“Just four faults there for Tabitha Smythe-Tompkinson on Dancing Moonbeam III in 58 seconds. Well done Tabby.”

Ah the familiar cut glass vowels voice of the announcer over the crackling tannoy floating on the breeze to tell the townie he’s approaching a country show.

Yes in the next few hours he will see more Hunter welly, Barbour jacket, and farmhouse chutney stalls then he can throw a shooting stick at.

Pungent smells of the, ahem, country will assault his nostrils, primary coloured (mainly mustards and reds) men’s trousers will blind his eyes and a general sense of ruddy well-being will contrast with his urban pallor.

Back in the parade ring immaculate horses are cajoled over fences in the name of sport while elsewhere huge disgruntled pigs are kept in line by their handlers with the aid of bent stick and what looks like a tea tray as bowler hatter judges take a mysterious interest in their udders (or are they teats?).

Yes the South of England show is here again and over a ludicrously expensive plastic glass of Pimms (top tip: get them to remove half the ice before they put the drink in) poured from a vulgar tap I am taking in the once-a-year scenes of rural life.

It is the time of year when the other half of British life impinges on the urban dweller’s consciousness with its talk of yields, subsidies and the costs of stabling aforementioned Moonbeam.

Men stare lovingly at bits of machinery designed to cut, chop and cube while you pause to marvel that, at a time of rampant global capitalism, these fellows and their colleagues still produce more than 70 per cent of Britain’s food.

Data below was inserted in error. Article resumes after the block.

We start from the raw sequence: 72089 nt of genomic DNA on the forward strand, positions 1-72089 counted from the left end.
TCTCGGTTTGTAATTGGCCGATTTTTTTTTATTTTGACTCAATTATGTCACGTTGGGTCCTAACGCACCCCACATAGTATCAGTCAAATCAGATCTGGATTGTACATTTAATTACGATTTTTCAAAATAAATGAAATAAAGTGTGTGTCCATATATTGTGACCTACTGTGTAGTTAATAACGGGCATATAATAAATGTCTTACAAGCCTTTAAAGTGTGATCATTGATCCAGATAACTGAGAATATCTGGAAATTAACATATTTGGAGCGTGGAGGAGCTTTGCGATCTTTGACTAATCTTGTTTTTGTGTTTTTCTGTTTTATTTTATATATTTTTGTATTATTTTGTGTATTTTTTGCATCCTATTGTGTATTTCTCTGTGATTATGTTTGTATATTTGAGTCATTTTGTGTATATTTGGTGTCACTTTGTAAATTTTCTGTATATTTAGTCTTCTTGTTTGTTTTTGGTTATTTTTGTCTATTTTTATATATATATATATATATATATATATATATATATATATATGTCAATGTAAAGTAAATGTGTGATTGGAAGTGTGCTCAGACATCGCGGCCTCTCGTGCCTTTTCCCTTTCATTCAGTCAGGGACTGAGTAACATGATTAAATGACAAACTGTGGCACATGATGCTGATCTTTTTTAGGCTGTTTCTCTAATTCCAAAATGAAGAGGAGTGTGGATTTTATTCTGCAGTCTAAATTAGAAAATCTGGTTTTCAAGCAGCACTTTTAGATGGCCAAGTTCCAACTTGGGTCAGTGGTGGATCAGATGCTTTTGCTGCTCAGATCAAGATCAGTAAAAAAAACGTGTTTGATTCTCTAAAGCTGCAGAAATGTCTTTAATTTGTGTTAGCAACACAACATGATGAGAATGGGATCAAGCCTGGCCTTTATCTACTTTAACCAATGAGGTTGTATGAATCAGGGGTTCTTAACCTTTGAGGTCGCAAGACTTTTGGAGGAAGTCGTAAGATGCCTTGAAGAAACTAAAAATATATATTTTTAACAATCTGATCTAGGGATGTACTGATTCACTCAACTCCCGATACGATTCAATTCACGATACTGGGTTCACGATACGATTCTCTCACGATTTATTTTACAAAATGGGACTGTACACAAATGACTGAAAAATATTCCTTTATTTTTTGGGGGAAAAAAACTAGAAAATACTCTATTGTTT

I’ve never really understood the countryside. Partly this is my fault but also its. Growing up in semi-rural Kent we were forever being chased off land by angry farmers and much of the Garden of England could only be glimpsed through high fences and privet hedges. Dogs barked at any incursion and public footpath signs were scarce.

In later years I’ve embraced our green and pleasant land a little. Hell I’ve even become what rural dwellers probable snort at: an urban stockholder.

I exaggerate a tad for I actually have a couple of chickens at the bottom of the guardian.

It started a few years back when a friend persuaded me to take in three hens rescued from a battery farm by a welfare charity.

They were pitiful when they arrived, shorn of almost all their feathers and emaciated. They’ll take months to recover, said my friend.

Two weeks later in full plumage(?) they had broken out of their poorly made pen turned the garden into a post nuclear wasteland with their talons(?) and were a disconcerting presence, staring sideways (as they must) at me through the glass of the kitchen door as the house and garden became theirs. Oh but the fresh eggs.

Eventually I tearily waved goodbye to my “girls” as they went to a bigger home and started to reseed the lawn.

Now I have two gentler bantams, totally stupid but loveable.

That is why you might have seen me last Friday spending time in the poultry tent, arms behind my back nodding sagely in conversation with thickset breeders. Looking almost like I belonged.

The Argus:

When did England become so angry? Open a newspaper, turn on the TV, listen to radio and there we are with incoherent rage seemingly unable to analyse why we are so. Depressing ignorance abounds.

Europe has become the lightning rod for this disgruntlement but to be honest we could be voting on the price of fish and I doubt we would be any different.

The Prime Minister brought on this turmoil in an attempt to save his own skin. History will not judge him kindly for it.

If we were to put up a mirror to ourselves right now it would not be a pretty sight.